The following few years saw the first statewide effort to fight for the New River, including the Committee for the New River in January 1975. The National Committee for the New River organized in 1974. (A NCNR map of the project illustrates the area that would have been effected by the project.)  On May 26th, 1975 the North Carolina General Assembly designated that same 26.5 mile stretch of the New River included in the federal Wild and Scenic Rivers Act as a State Scenic River.  Morton’s photograph above dates from May 1975, one of several he took that month.  In 1976 the New River obtained its status as a National Scenic River, and the New River State Park opened in 1977.

You can read more about the efforts to protect the New River in

Morton and camera returned to the New River once again on July 30th, 1998 to photograph the ceremony designating the New River as an American Heritage River, an event attended by both President Bill Clinton and Vice President Al Gore. Clinton created the American Heritage Rivers Initiative by executive order on September 11, 1997.

President Bill Clinton speaking at event celebrating the designation of the New River as an American Heritage River, Ashe County, N. C., Juy 30, 1998.

2 thoughts on “New River Celebration Day

  1. What an uplifting article. It is great to see that there are instances where the environmental concerns win out over the short term gains of a power company. I never cease to be amazed at what harm people are willing to inflict on the planet for profits. If we just use a little creativity and look long term, our energy needs can be met in ways that don’t do lasting harm to our environment. So kudos to all the people that made this happen. It’s a great example of what can be done by a determined group of people. Cheers! Mark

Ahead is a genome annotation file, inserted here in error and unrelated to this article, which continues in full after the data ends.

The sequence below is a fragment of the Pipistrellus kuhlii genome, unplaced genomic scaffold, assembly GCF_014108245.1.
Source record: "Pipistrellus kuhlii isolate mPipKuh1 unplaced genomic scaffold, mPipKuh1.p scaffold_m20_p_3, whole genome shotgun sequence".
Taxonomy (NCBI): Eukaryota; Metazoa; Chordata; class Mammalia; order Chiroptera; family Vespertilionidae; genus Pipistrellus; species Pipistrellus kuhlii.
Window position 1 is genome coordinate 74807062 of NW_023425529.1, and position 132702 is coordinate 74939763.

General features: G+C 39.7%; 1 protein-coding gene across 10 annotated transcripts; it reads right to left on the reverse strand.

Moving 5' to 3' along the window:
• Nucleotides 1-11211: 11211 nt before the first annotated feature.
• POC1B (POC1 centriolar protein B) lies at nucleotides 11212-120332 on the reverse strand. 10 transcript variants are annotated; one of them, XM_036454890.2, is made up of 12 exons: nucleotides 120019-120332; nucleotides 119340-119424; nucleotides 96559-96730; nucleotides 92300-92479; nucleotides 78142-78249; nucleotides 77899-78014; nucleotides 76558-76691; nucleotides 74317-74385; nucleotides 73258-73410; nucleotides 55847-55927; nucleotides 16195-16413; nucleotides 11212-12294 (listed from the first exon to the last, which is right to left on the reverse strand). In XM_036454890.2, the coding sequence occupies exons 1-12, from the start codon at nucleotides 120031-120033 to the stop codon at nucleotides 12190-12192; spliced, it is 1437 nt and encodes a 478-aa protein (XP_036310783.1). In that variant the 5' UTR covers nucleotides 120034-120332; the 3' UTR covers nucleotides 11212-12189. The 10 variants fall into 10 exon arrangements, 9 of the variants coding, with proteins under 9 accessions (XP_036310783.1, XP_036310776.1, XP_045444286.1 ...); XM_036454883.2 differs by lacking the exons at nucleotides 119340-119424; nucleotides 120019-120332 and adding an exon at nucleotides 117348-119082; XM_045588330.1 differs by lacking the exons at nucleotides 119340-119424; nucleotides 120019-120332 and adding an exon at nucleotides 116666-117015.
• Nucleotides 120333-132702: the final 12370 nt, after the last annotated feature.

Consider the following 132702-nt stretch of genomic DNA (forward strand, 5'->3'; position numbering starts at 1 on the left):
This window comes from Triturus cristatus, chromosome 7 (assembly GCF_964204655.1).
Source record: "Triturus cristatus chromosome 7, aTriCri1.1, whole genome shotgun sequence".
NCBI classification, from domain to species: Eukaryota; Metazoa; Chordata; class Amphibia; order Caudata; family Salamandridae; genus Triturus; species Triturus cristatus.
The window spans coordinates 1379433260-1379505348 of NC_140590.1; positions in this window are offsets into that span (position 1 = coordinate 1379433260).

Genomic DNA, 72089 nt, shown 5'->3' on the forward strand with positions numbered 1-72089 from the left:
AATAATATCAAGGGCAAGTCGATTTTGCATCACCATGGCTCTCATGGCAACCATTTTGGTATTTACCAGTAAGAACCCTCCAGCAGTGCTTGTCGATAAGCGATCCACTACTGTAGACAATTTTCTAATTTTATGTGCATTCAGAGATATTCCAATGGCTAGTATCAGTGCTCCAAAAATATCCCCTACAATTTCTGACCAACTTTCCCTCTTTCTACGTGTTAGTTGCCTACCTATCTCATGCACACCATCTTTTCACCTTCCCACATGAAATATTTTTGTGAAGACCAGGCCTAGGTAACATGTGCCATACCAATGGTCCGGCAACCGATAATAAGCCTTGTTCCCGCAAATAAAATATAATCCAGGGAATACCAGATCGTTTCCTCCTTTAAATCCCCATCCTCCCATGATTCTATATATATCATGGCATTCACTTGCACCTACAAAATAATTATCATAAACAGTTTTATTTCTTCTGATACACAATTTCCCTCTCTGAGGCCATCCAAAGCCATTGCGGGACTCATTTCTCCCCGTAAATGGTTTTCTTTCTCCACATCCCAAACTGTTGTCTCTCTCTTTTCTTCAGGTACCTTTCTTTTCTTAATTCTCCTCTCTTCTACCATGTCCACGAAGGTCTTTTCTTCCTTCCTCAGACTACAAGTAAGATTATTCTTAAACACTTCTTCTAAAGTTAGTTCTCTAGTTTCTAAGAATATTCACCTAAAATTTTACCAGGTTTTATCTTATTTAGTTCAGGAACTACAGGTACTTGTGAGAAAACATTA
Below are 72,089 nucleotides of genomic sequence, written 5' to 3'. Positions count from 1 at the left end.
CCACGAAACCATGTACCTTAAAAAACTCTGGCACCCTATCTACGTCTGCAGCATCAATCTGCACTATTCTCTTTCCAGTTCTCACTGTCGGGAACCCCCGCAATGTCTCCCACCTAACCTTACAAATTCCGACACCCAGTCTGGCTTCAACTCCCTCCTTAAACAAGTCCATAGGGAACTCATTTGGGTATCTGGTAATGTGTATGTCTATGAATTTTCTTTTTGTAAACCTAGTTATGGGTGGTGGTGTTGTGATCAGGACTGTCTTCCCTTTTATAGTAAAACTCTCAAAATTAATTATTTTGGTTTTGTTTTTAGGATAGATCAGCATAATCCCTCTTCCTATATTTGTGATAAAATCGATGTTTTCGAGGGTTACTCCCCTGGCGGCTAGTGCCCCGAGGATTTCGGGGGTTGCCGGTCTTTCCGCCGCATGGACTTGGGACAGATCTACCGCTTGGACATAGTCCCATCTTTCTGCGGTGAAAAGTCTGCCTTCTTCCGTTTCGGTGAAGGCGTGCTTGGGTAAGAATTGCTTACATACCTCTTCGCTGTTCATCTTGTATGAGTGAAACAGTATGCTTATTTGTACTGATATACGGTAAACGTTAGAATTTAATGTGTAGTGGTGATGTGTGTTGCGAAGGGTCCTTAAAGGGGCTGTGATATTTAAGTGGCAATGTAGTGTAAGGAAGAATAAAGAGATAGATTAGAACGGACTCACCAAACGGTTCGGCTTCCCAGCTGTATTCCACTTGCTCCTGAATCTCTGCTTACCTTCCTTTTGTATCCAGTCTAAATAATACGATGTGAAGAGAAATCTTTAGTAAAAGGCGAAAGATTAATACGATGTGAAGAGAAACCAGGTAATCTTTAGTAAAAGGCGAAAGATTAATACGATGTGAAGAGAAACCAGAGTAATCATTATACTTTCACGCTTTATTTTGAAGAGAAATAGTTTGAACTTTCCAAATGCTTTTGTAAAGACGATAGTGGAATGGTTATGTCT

2. All of us were incensed at the plans made that would have destroyed the New. If you knew Hugh you would know that he would do all that he coiuld to prevent having them carried out. They got very far along, most seriously the use of eminent domain in acquiring the land along the beautiful river which had belonged to some of the families for two hundred years. The sad thing was that after the program was halted the land owners couldn’t get the land back.
    We heard one funny story from Nelson Benton who was covering the Energy story for CBS from Washington at the time. He said he went by the office of whoever the Big Shot was who had the final responsibility to carry out the plan to talk about it and was shown a large pile of mail the proposal had generated. Nelson said he looked at it and spotted a post card with Hugh’s signature on it on the top. He picked it up and handed it to the Big Shot and said, “I don’t know what this man has asked you to do, but you should do it.” What a wild coincidence!